But the royal commission heard that the charge and AFP ban were dropped because of "indecision by members of the Department of Administrative Services and what was then Business and Consumer Affairs".

Standen moved into the AFP.

Joining him in the AFP was one of Standen's close "narco" colleagues, Allan Gregory McLean, later convicted for importing heroin into Australia.

When the narcotics agents joined the AFP in 1979, Standen went to work in the Sydney office, where, by all accounts, his gambling problems grew.

Federal agents who were his workmates said it was widely known that he had a problem and he was a regular punter on the horses, racking up a debt of about $70,000 at his favourite haunt - a hotel near AFP headquarters.

One recalls how Standen was chased for the money and ended up cashing in his superannuation, ostensibly to pay gambling debts.

His gambling was growing along with his reputation as a "fearsome investigator", and he was given a commendation for his work in the AFP's Drug Targeting Unit. He also met fellow AFP agent Dianne James.

When James met and married Bakhos "Bill" Jalalaty, 45 - who has also been charged in relation to the alleged drug importation - she left the AFP and went to work alongside him in their smallgoods company. But it appears that Standen and Jalalaty kept in touch.

In 1995, Standen took a voluntary redundancy and left the AFP with a clean record. He joined the NSW Crime Commission and was put in charge of what is known as the Gymea Reference, which has responsibility for, among other crimes, investigating organised crime, drug importation, and the manufacture and distribution of drugs.

During his time with the commission, Standen made headlines - for the wrong reasons. In 2006, it emerged that the commission had sanctioned an informant to sell 7kg of cocaine to a suspected drug ring, with links to Qantas baggage handlers. Only 1kg was ever recovered, with 6kg allegedly sold on the streets after the Standen-led investigation.

At the time, a committal hearing heard the "jaw-dropping" claim by Standen that it was justified to allow the drug on the street because it could not seriously endanger anyone's health.

The leader of the drug syndicate, Michael Hurley, escaped the police dragnet - after an alleged tip-off. He was later arrested and died before standing trial.

But Standen alleged in a complaint to AFP Commissioner Mick Keelty that a highly decorated AFP investigator, Gerry Fletcher, was the source of the leak.

Mr Keelty this week confirmed he and Standen had previously both worked out of the current AFP Sydney headquarters in Goulburn Street and might have been involved in some of the same operations.

"It's no more and no less than that," he said.

Fletcher - who years earlier arrested Standen's mate, Allan Gregory McLean - was later sacked, then cleared before being reinstated to the AFP.

AFP sources have told The Weekend Australian it was Standen's intricate knowledge of the police's investigatory methods - and how best to avoid detection - that allegedly armed him with the confidence that he could get away with the alleged plan.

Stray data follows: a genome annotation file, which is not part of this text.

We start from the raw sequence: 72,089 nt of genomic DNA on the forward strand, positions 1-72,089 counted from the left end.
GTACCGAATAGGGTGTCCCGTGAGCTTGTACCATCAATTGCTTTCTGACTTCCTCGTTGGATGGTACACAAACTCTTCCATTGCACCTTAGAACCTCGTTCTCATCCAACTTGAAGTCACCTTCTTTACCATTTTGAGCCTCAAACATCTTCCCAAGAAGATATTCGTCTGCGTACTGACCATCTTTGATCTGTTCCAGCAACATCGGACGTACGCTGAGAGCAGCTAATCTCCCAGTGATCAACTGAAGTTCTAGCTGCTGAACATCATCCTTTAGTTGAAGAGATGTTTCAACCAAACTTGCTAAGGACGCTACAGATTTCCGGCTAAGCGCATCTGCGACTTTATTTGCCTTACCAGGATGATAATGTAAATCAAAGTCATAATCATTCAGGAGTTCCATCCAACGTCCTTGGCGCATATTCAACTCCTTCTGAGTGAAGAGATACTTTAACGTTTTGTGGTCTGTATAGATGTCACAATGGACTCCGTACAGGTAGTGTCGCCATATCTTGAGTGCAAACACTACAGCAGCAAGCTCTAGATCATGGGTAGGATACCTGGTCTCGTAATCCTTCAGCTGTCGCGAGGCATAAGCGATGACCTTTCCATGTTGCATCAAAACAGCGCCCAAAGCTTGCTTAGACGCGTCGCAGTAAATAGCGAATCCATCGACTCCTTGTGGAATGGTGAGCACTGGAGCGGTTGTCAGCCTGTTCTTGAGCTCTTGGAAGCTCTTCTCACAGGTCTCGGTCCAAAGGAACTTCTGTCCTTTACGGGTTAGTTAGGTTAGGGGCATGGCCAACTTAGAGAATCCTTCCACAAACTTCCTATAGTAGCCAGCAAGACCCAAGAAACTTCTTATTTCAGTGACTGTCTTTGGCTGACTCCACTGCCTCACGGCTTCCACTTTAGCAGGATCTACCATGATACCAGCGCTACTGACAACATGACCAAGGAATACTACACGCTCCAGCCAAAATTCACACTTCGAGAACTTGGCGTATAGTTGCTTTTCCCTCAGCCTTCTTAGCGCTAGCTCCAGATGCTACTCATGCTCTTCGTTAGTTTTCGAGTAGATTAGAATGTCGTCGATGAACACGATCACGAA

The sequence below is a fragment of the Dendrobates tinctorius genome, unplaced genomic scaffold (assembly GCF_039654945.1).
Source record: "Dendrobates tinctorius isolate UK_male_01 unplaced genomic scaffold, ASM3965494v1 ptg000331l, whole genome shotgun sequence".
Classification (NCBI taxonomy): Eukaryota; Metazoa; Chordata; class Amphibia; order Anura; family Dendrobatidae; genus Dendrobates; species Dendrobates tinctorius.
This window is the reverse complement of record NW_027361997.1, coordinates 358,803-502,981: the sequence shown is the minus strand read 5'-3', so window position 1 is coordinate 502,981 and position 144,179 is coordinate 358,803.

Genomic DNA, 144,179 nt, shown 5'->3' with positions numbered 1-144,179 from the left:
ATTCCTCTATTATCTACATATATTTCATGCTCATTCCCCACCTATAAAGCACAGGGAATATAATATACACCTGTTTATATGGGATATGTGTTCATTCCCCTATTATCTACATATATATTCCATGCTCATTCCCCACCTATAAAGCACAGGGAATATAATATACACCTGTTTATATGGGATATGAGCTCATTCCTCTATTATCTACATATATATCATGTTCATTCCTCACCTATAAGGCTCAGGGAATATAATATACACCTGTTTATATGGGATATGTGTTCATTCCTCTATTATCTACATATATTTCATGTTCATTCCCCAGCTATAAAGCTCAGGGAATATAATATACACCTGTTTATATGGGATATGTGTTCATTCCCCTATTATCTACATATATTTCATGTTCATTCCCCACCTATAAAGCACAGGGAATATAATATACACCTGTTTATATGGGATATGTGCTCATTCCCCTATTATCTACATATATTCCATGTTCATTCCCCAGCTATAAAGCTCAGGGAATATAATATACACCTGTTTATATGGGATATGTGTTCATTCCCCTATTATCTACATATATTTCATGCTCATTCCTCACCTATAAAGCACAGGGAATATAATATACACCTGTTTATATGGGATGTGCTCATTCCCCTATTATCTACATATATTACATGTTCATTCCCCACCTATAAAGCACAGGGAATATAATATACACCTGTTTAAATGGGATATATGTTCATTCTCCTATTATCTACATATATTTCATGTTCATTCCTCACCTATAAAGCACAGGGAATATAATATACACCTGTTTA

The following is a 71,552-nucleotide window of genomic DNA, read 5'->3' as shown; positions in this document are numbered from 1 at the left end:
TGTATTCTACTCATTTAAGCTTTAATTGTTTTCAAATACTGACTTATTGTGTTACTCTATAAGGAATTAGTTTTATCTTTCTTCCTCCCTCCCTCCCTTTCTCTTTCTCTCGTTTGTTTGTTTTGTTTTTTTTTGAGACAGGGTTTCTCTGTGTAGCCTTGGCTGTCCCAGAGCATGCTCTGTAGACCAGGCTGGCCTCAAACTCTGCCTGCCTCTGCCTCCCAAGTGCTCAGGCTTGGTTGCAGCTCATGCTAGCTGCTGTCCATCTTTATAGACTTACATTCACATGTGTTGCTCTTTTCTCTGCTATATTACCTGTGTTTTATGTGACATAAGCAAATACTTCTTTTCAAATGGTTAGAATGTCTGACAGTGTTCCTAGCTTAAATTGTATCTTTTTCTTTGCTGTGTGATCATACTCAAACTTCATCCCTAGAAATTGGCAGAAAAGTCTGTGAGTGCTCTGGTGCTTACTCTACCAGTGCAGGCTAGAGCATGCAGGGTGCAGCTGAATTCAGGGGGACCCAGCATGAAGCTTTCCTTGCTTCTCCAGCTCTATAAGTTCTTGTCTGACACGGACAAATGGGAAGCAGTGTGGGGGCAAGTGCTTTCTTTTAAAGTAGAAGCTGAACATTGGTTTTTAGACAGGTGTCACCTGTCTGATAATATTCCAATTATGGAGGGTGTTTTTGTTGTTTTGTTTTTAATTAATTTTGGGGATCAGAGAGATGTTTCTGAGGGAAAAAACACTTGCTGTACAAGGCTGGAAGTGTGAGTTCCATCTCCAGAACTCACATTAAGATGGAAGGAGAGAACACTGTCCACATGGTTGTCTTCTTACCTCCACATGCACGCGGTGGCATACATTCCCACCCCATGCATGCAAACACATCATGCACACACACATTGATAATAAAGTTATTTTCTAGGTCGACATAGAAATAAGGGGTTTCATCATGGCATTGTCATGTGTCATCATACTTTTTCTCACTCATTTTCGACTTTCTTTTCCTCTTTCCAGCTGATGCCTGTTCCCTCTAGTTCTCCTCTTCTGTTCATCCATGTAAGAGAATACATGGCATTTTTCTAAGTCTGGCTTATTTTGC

Standen was allegedly even heard in intercepts playing down the abilities of his colleagues to Jalalaty, telling him not to give "them" too much credit and that they were never that good.

It is alleged Standen used his insider knowledge to find out which cargo containers were searched. At the same time, he sat in on high-level police meetings convened to discuss the latest organised crime and illicit drug movements and top secret law enforcement operations.

Police will allege that Standen - facing mounting gambling debts - stood to make $1 million from the plot to import 600kg of pseudoephedrine - the precursor chemical used to get ice - in a container of rice aboard the cargo carrier Sinotrans Shanghai. Standen allegedly has told AFP investigators that Jalalaty had given him large sums of money in recent years.

At one stage, Standen is alleged to have told Jalalaty he would be happy with $100,000 from the plot because "then he would be able to breathe".

In early 2006, Australian police were tipped off by their Dutch counterparts to the plan - which was allegedly being masterminded by Briton James Kinch.

Australian police immediately launched their investigation with round-the-clock surveillance of Standen and Jalalaty. Kinch, 49 - arrested last week in Thailand - had lent Jalalaty $1.7 million to set-up his food business as a cover for the alleged drug plot.

From May 2006, police and investigators - including Standen's own colleagues - intercepted thousands of conversations between the plotters.

Unaware of the around-the-clock surveillance, Standen and Jalalaty pressed on. Last weekend - after Dutch police arrested the plotters at the European end of the alleged scheme - it is believed one of the Australians went to the wharves to pick up the drugs they had arranged to be imported hidden in bags of rice.

It was time for the AFP to make their move.

Additional reading: How elite agents went off the rails